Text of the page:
Crackdown on 'nuisance busking' to combat excessive noise

Residents and businesses are to be asked for feedback on which parts of the city should accommodate busking.

Crackdown on ‘nuisance busking’ in Edinburgh to combat excessive noise iStock

A crackdown on “nuisance busking” in Edinburgh is being considered by the council following “challenges” dealing with excessive noise during this year’s summer festivals.

The issue has been mulled over by the local authority for several years, but now residents and businesses are to be asked for feedback on which parts of the city should accommodate busking and amplified sound.

And the responses could go on to inform the creation of a bye-law giving the city greater powers to take action on street performers who are too loud.

The Lib Dem’s Neil Ross, who has led calls for better enforcement, welcomed the move and said people across the capital have told the council that “amplified sound in public spaces can be extremely annoying, very distracting and detrimental to normal working and domestic life” and were looking to the local authority to find a solution.

His party colleague, councillor Hal Osler, added there is a perception you can “do whatever you like” with regards to busking in Edinburgh “because nothing ever happens”.

Currently, the responsibility of dealing with noisy buskers lies with the police rather than the council.

A report said the annual review of the Summer Festivals 2022 “highlighted the challenges of busking in the city” however guidelines are unclear for when action should be taken by officers, who “simply need to form an opinion that the noise is annoying”.

Paul Lawrence, director of place for Edinburgh Council, added police “don’t see this as a particular priority for their resources unless it reaches levels of significant criminality”.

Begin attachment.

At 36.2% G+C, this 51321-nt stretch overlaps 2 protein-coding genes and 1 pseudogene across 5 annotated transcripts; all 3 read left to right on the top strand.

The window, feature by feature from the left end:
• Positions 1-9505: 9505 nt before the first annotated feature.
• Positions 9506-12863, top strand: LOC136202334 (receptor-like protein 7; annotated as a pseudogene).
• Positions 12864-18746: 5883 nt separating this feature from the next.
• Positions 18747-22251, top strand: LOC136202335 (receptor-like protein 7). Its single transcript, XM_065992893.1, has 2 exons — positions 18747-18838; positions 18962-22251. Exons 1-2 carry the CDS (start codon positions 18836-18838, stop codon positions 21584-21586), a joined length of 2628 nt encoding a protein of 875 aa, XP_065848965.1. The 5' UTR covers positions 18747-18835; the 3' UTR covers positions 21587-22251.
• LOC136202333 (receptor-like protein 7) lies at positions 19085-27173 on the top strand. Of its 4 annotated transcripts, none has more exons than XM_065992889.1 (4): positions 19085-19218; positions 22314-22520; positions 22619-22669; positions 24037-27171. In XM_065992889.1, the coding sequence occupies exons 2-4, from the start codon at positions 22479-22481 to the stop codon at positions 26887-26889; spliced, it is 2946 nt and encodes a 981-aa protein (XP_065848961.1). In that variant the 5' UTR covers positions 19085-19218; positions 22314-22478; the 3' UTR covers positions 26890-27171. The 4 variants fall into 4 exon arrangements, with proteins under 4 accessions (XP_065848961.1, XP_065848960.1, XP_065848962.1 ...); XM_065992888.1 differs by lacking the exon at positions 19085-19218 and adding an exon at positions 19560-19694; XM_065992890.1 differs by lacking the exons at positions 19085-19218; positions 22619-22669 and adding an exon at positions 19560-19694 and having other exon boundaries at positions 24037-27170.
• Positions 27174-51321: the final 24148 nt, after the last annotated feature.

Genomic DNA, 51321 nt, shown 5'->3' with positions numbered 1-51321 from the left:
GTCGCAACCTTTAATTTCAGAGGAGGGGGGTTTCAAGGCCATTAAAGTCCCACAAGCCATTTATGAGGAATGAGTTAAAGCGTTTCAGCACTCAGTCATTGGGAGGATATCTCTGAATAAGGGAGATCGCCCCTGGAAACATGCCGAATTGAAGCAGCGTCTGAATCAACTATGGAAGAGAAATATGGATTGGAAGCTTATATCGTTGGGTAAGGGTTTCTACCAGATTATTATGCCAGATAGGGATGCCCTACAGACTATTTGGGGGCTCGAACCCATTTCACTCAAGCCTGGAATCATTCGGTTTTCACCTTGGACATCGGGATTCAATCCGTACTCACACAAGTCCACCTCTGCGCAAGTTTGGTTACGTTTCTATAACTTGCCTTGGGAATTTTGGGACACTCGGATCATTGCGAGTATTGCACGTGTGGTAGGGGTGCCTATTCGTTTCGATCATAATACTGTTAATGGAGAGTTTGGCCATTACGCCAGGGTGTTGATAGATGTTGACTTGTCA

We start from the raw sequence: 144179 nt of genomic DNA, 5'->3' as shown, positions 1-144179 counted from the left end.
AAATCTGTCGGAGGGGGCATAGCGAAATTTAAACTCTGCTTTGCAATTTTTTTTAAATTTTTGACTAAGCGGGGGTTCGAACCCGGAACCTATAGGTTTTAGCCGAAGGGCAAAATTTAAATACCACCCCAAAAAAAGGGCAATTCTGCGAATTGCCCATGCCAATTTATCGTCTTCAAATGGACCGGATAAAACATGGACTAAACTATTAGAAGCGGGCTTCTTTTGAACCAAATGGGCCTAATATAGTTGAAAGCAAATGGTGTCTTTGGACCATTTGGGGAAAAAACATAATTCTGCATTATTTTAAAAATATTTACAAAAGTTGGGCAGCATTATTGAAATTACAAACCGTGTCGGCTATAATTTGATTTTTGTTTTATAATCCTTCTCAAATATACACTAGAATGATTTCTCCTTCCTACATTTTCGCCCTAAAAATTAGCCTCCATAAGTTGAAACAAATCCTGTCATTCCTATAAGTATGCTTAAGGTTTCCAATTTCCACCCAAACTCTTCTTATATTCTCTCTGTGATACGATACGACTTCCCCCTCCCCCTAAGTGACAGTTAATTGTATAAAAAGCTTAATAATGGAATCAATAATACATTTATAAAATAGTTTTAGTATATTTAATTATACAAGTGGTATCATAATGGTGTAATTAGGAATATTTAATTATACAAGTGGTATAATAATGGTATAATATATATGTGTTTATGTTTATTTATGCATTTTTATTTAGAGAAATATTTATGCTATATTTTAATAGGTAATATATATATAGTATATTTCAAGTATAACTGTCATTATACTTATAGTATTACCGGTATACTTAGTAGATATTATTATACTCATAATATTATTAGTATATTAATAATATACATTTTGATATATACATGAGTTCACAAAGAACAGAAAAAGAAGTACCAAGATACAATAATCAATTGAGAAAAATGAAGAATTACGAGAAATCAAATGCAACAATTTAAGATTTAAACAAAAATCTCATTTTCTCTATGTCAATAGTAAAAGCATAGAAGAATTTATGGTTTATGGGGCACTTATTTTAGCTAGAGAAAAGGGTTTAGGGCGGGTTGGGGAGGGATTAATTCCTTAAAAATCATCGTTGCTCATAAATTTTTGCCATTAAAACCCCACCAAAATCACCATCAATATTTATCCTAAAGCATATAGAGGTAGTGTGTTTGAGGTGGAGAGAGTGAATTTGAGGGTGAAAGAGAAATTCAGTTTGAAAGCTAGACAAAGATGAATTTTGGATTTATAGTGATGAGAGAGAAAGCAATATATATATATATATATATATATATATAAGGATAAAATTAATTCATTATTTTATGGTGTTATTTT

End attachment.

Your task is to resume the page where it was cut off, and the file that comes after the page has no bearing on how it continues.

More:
He said nuisance busking is an “ongoing issue in many cities,” adding: “There are quite a lot of front line officers who have done their level best to advise buskers and talk to buskers. A lot of buskers are quite savvy and basically say ‘not much you can do mate’.”

Mr Lawrence said it was maybe time to “go a bit further” and explore the possibility of creating a bye-law which would allow the council to take matters into its own hands to a greater extent.

This could take up to 18 months, officials said, and would require Scottish Government approval before coming into effect.

Head of legal services Kevin McKee said such a policy “cannot replicate any existing legislation”.

He added: “It must be specific to the problem that it seeks to address and therefore it must be based on evidence in order to show that that’s the case. So there needs to be an evidence gathering exercise in advance.”

A survey will being launched in the new year will seek feedback on:

  • Particular hot spots where busking and amplified sound should be avoided
  • Any locations or zones where busking and amplified sound could be accommodated and managed
  • Times of day and year when busking and amplified sound could be accommodated and managed

Consultation with residents and businesses will also seek evidence of the “issues associated with the amplification of sound in public spaces” which will be reported back to council “to consider whether there would be sufficient justification to proceed with preparing a bye law”. 

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